1. Jean de Luz, France. We are near or close to Basque Country, but we are also close to Biarritz, the legendary resort town made famous by Empress Eugenie, the wife of Napoleon III. Queen Victoria liked the place too. It’s the sort of place the super wealthy of the 1800’s visited and Hercule Poirot or Sherlock Holmes would visit while solving a case. The ship has a 3+ hour tour, priced at $99 but we might explore on our own if we can get there easily. St Jean de Luz seems pretty small. The population is about 14,000. There seems to be one main street running from one side of town to the other. (I am sure there are other streets.) I think I read there is a frisbee throwing contest, but not when we are there.
  • Michelin highlights seven restaurants in the town. None get stars, but all are recommended. Usually they have lunch menus that are three courses and price fixed. I am sure we will find something.
  • St. Jean de Luz might be small, but there is a hypermarket nearby. Carrefour usually has a great wine selection.
  • Market Day. Fortunately we will be in port on market day. Visiting an outdoor market in France is always a treat.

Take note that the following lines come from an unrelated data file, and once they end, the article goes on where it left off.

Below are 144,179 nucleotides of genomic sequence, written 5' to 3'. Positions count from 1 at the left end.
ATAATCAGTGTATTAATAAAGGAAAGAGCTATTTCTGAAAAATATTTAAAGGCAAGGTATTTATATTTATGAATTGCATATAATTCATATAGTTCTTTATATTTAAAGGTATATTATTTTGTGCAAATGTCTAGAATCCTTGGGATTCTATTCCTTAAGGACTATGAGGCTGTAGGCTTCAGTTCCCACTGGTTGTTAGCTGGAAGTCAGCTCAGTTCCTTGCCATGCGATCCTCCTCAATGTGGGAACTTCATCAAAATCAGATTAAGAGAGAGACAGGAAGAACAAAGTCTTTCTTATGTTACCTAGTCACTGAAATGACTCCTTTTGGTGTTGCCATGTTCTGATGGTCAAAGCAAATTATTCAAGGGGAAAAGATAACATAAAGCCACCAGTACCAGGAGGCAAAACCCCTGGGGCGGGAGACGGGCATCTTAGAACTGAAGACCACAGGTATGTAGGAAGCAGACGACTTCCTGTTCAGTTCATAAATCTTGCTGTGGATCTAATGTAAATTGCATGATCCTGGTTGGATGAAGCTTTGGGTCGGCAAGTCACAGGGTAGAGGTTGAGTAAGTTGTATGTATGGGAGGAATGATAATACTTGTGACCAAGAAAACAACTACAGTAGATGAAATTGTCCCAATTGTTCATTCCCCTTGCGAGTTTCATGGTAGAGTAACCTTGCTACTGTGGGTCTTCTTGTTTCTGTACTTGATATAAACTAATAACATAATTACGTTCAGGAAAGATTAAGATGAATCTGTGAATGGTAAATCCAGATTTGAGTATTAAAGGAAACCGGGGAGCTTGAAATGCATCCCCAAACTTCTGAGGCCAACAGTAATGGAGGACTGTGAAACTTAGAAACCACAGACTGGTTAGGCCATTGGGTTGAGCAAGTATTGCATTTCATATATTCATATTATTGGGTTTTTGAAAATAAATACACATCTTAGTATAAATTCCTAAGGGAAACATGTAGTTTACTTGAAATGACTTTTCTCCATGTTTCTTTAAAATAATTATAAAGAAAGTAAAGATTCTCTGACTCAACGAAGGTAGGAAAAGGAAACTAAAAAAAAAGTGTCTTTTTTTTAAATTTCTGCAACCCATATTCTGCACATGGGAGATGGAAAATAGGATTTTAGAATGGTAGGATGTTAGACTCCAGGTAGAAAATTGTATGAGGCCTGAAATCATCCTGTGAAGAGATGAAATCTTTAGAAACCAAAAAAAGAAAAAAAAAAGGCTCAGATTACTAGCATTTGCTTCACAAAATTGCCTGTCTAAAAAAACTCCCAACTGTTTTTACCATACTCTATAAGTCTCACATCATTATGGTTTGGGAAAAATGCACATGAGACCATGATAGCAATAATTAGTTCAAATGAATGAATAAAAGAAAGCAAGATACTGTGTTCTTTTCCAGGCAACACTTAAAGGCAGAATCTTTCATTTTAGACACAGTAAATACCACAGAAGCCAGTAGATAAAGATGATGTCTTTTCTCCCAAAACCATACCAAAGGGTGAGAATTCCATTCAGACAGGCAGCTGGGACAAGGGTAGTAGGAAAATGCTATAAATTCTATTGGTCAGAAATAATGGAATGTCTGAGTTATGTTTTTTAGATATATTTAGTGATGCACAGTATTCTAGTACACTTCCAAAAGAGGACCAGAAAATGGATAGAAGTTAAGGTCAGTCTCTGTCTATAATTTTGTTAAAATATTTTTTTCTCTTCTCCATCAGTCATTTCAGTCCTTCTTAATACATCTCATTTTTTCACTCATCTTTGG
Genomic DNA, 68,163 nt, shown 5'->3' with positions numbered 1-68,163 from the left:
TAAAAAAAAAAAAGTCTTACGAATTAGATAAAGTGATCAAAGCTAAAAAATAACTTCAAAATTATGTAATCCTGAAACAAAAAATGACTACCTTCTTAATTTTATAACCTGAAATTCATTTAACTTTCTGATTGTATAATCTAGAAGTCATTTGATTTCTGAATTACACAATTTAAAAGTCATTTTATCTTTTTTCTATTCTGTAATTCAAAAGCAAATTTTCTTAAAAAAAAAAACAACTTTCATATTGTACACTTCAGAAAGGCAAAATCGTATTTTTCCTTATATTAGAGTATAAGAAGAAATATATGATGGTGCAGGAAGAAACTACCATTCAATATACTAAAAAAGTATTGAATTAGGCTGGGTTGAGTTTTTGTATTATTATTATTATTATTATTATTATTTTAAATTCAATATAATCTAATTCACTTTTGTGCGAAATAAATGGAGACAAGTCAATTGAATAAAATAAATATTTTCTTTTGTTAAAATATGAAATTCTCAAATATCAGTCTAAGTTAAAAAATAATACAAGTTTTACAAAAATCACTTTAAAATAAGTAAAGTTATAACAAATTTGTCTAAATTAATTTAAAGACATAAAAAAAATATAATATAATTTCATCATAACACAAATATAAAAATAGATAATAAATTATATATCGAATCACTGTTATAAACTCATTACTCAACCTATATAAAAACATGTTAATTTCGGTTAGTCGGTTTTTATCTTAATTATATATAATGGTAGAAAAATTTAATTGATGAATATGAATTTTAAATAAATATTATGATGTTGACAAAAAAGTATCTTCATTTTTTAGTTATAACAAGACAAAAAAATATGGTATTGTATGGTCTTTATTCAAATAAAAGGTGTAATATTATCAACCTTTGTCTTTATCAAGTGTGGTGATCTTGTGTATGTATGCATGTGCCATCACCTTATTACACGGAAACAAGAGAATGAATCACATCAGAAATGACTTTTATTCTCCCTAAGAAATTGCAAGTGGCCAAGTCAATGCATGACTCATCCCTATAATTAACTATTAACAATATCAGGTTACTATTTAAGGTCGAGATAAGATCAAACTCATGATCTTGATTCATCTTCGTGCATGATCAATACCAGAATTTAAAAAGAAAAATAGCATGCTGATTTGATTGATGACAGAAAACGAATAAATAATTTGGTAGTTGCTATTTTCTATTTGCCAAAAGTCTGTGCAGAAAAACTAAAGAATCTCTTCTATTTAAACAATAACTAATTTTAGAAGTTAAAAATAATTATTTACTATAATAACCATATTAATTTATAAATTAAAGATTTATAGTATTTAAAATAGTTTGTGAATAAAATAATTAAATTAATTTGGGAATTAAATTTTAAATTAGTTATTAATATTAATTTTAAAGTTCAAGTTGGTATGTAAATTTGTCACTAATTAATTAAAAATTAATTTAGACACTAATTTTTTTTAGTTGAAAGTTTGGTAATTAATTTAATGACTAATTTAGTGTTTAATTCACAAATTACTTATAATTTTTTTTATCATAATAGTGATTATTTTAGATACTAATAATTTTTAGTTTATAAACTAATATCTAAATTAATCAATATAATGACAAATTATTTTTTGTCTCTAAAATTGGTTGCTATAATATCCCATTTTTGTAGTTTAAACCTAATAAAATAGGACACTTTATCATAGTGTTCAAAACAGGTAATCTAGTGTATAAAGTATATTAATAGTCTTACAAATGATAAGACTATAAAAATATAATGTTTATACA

• Apparently, the train from St. Jean de Luz to Biarritz takes ten minutes. Exploring this resort is an option.
  • Food to discover. Basque cheese is local to the area. The French wine region Irouleguy is nearby.
  1. Bilbao, Spain. I am confident Bilbao has lots going for it, but the Guggenheim Museum is the star attraction for us. Tickets are 16 Euro for adults, 8 Euro for seniors. Age has its privileges. I am assuming finding a good place for tapas should not be difficult.
  • Guggenheim Museum – If we have come this far, we must check it out.
  • Trams – Bilbao is said to have the best mass transit system in Spain. I am assuming we can ride trams and get a good view of the city.
  • Hop on, hop off bus. Apparently Bilbao has several competing companies.
  • El Corte Ingles – Spain’s major department store chain has a location on Grand Via. (Where else would you put it?) In addition to a food hall and great wine department, the chain usually has a self-service restaurant and, depending on the location, a linen tablecloth restaurant. Rioja wines always taste better there!
  • Food to discover. The Rioja wine region is nearby. It’s probably the wine of choice in Bilbao. We are still in the Basque region, on the Spanish side of the border. We will look for Basque sheep’s milk cheese.
  1. Gijon, Spain. Here is a city we do not know much about. It is the 15thlargest city in Spain. Maritime industries and the navy are a major part of the city’s heritage. Cimadevilla, the old fisherman’s quarter, is the oldest section of town. I assume we will head there, walk and explore.